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Jesus’s Childhood Excursion

Every year Jesus’ parents went to Jerusalem for the Festival of the Passover. When he was twelve years old, they went up to the festival, according to the custom. After the festival was over, while his parents were returning home, the boy Jesus stayed behind in Jerusalem, but they were unaware of it. Thinking he was in their company, they traveled on for a day. Then they began looking for him among their relatives and friends. When they did not find him, they went back to Jerusalem to look for him. After three days they found him in the temple courts, sitting among the teachers, listening to them and asking them questions. Everyone who heard him was amazed at this understanding and his answers. When his parents saw him, they were astonished. “Son, why have you treated us like this? Your father and I have been anxiously searching for you.”

“Why were you searching for me?” He asked. “Didn’t know you know I had to be in my Father’s house?” But they did not understand what he was saying to them.

Then he went down to Nazareth with them and he was obedient to them. But his mother treasured all these things in her heart. And Jesus grew in wisdom and stature, and in favor with God and man.

— Luke 3:41-52


As a parent, I struggle a little with the context of this story. After all, Jesus may be the Son of God, but he still had human parents.

I heard a sermon once discussing this particular story. I think it was at church during my Seattle years. Anyways, the pastor explained how Jesus’s parents were traveling with a caravan of relatives. It was a massive group of people. This was to explain how his parents might not have noticed his absence because they were surrounded by family members. Even considering the culture of the time, it’s hard for me to fathom no one realizing that Jesus wasn’t in the group. Let’s say Jesus was spending time with a grandparent or an uncle. Wouldn’t that be known beforehand? Call me overprotective if you will, but I simply can’t imagine not knowing where my children are. If we were to travel in a massive caravan of relatives, I would know whether my children are having some grandparent time and with which grandparent, whether they were playing with their cousins, and simply who has eyes on them. If they were with different relatives, I would know that, too. I would also regularly check on them, just to make sure they were behaving themselves and everyone had what they needed. With plenty of evidence in the New Testament to support this assertion, I think it’s safe to say that long-distance travel wasn’t always safe during Jesus’s day. The parable of the Good Samaritan is evidence of why such a large group would travel together. There’s safety in numbers, all the more reason to know where your children are.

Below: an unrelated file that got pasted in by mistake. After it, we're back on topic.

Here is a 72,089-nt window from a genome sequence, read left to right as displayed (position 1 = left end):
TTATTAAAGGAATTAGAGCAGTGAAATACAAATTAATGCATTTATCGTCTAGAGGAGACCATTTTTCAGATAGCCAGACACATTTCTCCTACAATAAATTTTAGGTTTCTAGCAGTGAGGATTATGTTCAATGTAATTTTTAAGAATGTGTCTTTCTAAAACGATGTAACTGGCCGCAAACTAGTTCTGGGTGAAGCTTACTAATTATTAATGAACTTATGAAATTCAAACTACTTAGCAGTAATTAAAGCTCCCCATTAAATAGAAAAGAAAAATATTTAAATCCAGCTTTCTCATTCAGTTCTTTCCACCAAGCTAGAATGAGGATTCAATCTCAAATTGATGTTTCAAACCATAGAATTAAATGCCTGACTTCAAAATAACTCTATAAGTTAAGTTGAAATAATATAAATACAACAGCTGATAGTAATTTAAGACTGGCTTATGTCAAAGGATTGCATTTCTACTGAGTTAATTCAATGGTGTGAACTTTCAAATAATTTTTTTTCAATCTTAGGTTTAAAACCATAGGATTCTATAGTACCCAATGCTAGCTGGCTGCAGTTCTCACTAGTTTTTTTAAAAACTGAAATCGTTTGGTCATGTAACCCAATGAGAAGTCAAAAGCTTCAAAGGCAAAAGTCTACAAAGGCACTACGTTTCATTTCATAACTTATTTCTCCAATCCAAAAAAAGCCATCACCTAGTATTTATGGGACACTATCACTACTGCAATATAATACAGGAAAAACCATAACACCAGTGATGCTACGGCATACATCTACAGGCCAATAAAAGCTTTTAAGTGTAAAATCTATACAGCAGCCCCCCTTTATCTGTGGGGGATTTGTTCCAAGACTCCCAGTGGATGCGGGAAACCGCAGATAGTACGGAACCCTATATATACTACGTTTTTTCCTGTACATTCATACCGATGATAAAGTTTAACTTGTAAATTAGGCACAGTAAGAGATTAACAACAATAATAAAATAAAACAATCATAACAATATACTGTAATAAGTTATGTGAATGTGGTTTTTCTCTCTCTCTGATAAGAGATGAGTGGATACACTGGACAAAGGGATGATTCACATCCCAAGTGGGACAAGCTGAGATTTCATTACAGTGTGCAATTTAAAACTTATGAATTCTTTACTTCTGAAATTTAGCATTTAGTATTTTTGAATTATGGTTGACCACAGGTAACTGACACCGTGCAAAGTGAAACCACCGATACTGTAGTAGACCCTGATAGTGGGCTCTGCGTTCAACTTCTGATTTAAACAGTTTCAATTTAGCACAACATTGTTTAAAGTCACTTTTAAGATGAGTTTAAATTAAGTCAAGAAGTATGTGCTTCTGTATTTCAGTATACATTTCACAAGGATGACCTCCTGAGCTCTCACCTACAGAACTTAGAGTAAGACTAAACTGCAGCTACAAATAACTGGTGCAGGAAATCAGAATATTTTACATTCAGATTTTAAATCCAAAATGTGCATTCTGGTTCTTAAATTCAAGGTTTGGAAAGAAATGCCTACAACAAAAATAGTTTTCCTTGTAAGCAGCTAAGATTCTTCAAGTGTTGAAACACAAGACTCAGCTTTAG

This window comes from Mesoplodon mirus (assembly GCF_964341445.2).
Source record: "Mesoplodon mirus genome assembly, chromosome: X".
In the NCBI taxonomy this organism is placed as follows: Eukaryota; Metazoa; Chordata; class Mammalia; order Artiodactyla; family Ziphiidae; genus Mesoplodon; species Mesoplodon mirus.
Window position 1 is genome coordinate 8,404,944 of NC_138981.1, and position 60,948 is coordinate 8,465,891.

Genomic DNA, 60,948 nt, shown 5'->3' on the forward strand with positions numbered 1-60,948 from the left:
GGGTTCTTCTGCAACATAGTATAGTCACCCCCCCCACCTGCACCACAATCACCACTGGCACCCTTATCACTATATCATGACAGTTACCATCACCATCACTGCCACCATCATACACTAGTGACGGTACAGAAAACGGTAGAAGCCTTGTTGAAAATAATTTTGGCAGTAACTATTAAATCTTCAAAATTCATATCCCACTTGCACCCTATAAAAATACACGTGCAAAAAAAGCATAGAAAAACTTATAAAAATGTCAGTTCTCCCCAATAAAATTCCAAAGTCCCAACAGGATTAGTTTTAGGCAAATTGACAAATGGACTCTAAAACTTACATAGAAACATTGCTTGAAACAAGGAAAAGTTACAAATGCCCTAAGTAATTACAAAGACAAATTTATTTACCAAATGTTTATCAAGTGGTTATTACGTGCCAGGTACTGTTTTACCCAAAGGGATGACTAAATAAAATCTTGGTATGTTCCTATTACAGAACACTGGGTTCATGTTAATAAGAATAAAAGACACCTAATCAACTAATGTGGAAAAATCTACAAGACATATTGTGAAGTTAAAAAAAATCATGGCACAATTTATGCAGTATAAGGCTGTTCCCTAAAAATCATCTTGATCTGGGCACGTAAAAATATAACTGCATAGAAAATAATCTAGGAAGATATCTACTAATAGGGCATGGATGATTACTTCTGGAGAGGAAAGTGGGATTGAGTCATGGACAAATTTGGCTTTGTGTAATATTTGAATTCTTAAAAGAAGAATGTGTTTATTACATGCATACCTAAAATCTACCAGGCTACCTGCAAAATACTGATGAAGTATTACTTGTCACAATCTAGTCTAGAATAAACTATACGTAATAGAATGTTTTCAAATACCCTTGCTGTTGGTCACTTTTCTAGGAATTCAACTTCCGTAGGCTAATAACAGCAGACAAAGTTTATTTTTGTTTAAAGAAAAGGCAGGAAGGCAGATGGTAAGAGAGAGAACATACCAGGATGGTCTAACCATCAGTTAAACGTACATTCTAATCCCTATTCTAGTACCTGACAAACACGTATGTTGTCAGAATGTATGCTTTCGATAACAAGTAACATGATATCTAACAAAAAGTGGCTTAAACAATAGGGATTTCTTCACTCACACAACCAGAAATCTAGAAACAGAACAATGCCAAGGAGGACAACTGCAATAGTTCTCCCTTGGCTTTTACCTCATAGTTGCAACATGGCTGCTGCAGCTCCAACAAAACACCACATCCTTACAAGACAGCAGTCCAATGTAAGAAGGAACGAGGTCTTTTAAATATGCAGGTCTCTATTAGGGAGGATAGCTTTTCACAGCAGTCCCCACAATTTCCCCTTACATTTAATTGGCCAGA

I’ve also heard over the years that Jesus was not being defiant or disrespectful by staying back without permission because Jesus was staying at His heavenly Father’s house. In this situation, I can’t help but imagine God and Mary’s relationship in this situation akin to that of a divorced co-parenting couple. Using this metaphor, Mary clearly has full custody and God gets visitation rights from time to time. Even if God were to invite Jesus to stay in His house, wouldn’t Jesus still be duty-bound to seek permission or at least consent from Mary? By not letting his earthly parents know and allowing them undue stress from not knowing where He went, wouldn’t that be a form of dishonoring His earthly parents?

These questions and thoughts after reading a passage become the subject of conversation within our family. Our December tradition includes reading a chapter from the Book of Luke and then, Andy and I model discussion. We’ll talk about lessons we see or discuss modern-day take-aways. We’ll have questions for each other about what we just heard. The children don’t participate, at least not yet.

With this particular passage, it hits me a little in the mom-gut. I have these questions, and that’s okay. What I want my children to learn is how to have discussions, not just Biblical conversations but deeper conversations about anything they’ve read. One day, there will be passages in the Bible that they don’t quite comprehend. I’ve read the Bible cover to cover, again and again, and there are still plenty of sections that I struggle with, but that does not dampen my faith. It’s the complexity of dialogue, the fact that life itself does not always make sense and neither does everything in the Bible, even if it is inspired by the will of God. This skill (discussion) can apply to literature, to current events, to analyzing questions of faith, and to learn constructive ways to go beyond a text and make connections to the world at large.

I also want to build a safe environment where my children can turn to me, say “I don’t understand why...” and I can say back, “I don’t understand either, but this is what I think... What do you think?” I believe these conversations deepen faith, at least it does for me.


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